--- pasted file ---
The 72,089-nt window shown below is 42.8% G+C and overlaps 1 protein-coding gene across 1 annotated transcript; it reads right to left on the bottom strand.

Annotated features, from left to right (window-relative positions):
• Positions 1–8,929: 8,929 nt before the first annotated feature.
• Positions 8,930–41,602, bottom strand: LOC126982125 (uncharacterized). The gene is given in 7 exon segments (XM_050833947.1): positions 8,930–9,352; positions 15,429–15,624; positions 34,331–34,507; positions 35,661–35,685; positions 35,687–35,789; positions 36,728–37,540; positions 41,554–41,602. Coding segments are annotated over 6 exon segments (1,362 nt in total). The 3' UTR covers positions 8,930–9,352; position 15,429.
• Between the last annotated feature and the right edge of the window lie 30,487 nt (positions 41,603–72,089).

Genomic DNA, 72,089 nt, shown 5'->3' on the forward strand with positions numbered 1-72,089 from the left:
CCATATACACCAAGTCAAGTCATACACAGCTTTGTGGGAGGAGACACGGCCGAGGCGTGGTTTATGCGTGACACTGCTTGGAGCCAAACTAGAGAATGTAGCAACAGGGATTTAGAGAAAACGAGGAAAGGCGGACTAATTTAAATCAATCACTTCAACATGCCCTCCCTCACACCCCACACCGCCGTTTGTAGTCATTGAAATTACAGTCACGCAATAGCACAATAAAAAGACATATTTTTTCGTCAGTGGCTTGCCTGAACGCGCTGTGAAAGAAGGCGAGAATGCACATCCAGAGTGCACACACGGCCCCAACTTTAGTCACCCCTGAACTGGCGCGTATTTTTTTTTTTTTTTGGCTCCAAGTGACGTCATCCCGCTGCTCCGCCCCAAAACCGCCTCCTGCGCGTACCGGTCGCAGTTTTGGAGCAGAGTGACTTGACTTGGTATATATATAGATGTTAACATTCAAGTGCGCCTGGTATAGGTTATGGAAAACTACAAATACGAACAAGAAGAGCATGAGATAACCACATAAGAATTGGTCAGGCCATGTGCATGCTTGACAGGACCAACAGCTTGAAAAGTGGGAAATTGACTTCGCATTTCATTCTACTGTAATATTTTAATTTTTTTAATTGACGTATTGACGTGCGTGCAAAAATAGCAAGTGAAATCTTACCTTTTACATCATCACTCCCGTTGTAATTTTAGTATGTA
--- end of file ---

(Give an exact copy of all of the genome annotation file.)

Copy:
The 72,089-nt window shown below is 42.8% G+C and overlaps 1 protein-coding gene across 1 annotated transcript; it reads right to left on the bottom strand.

Annotated features, from left to right (window-relative positions):
• Positions 1–8,929: 8,929 nt before the first annotated feature.
• Positions 8,930–41,602, bottom strand: LOC126982125 (uncharacterized). The gene is given in 7 exon segments (XM_050833947.1): positions 8,930–9,352; positions 15,429–15,624; positions 34,331–34,507; positions 35,661–35,685; positions 35,687–35,789; positions 36,728–37,540; positions 41,554–41,602. Coding segments are annotated over 6 exon segments (1,362 nt in total). The 3' UTR covers positions 8,930–9,352; position 15,429.
• Between the last annotated feature and the right edge of the window lie 30,487 nt (positions 41,603–72,089).

Genomic DNA, 72,089 nt, shown 5'->3' on the forward strand with positions numbered 1-72,089 from the left:
CCATATACACCAAGTCAAGTCATACACAGCTTTGTGGGAGGAGACACGGCCGAGGCGTGGTTTATGCGTGACACTGCTTGGAGCCAAACTAGAGAATGTAGCAACAGGGATTTAGAGAAAACGAGGAAAGGCGGACTAATTTAAATCAATCACTTCAACATGCCCTCCCTCACACCCCACACCGCCGTTTGTAGTCATTGAAATTACAGTCACGCAATAGCACAATAAAAAGACATATTTTTTCGTCAGTGGCTTGCCTGAACGCGCTGTGAAAGAAGGCGAGAATGCACATCCAGAGTGCACACACGGCCCCAACTTTAGTCACCCCTGAACTGGCGCGTATTTTTTTTTTTTTTTGGCTCCAAGTGACGTCATCCCGCTGCTCCGCCCCAAAACCGCCTCCTGCGCGTACCGGTCGCAGTTTTGGAGCAGAGTGACTTGACTTGGTATATATATAGATGTTAACATTCAAGTGCGCCTGGTATAGGTTATGGAAAACTACAAATACGAACAAGAAGAGCATGAGATAACCACATAAGAATTGGTCAGGCCATGTGCATGCTTGACAGGACCAACAGCTTGAAAAGTGGGAAATTGACTTCGCATTTCATTCTACTGTAATATTTTAATTTTTTTAATTGACGTATTGACGTGCGTGCAAAAATAGCAAGTGAAATCTTACCTTTTACATCATCACTCCCGTTGTAATTTTAGTATGTA